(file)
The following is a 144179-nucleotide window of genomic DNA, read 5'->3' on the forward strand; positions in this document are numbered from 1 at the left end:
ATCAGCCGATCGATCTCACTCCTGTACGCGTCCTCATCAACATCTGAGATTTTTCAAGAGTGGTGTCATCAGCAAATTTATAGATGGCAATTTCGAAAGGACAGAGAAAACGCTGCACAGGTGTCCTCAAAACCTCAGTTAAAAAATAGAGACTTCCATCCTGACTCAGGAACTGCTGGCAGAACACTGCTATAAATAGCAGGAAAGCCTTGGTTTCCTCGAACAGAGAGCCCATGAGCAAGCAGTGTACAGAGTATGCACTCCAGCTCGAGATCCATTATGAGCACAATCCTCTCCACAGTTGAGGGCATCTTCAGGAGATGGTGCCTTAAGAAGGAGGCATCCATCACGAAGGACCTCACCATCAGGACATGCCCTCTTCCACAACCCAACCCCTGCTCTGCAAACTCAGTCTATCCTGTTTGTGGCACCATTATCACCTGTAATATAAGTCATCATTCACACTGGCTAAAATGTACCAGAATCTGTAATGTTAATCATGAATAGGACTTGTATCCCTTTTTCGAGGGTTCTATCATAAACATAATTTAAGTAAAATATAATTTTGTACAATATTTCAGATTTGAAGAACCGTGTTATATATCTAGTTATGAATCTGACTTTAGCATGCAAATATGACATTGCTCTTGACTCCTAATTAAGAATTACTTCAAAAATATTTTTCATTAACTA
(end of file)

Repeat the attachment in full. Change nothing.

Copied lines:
The following is a 144179-nucleotide window of genomic DNA, read 5'->3' on the forward strand; positions in this document are numbered from 1 at the left end:
ATCAGCCGATCGATCTCACTCCTGTACGCGTCCTCATCAACATCTGAGATTTTTCAAGAGTGGTGTCATCAGCAAATTTATAGATGGCAATTTCGAAAGGACAGAGAAAACGCTGCACAGGTGTCCTCAAAACCTCAGTTAAAAAATAGAGACTTCCATCCTGACTCAGGAACTGCTGGCAGAACACTGCTATAAATAGCAGGAAAGCCTTGGTTTCCTCGAACAGAGAGCCCATGAGCAAGCAGTGTACAGAGTATGCACTCCAGCTCGAGATCCATTATGAGCACAATCCTCTCCACAGTTGAGGGCATCTTCAGGAGATGGTGCCTTAAGAAGGAGGCATCCATCACGAAGGACCTCACCATCAGGACATGCCCTCTTCCACAACCCAACCCCTGCTCTGCAAACTCAGTCTATCCTGTTTGTGGCACCATTATCACCTGTAATATAAGTCATCATTCACACTGGCTAAAATGTACCAGAATCTGTAATGTTAATCATGAATAGGACTTGTATCCCTTTTTCGAGGGTTCTATCATAAACATAATTTAAGTAAAATATAATTTTGTACAATATTTCAGATTTGAAGAACCGTGTTATATATCTAGTTATGAATCTGACTTTAGCATGCAAATATGACATTGCTCTTGACTCCTAATTAAGAATTACTTCAAAAATATTTTTCATTAACTA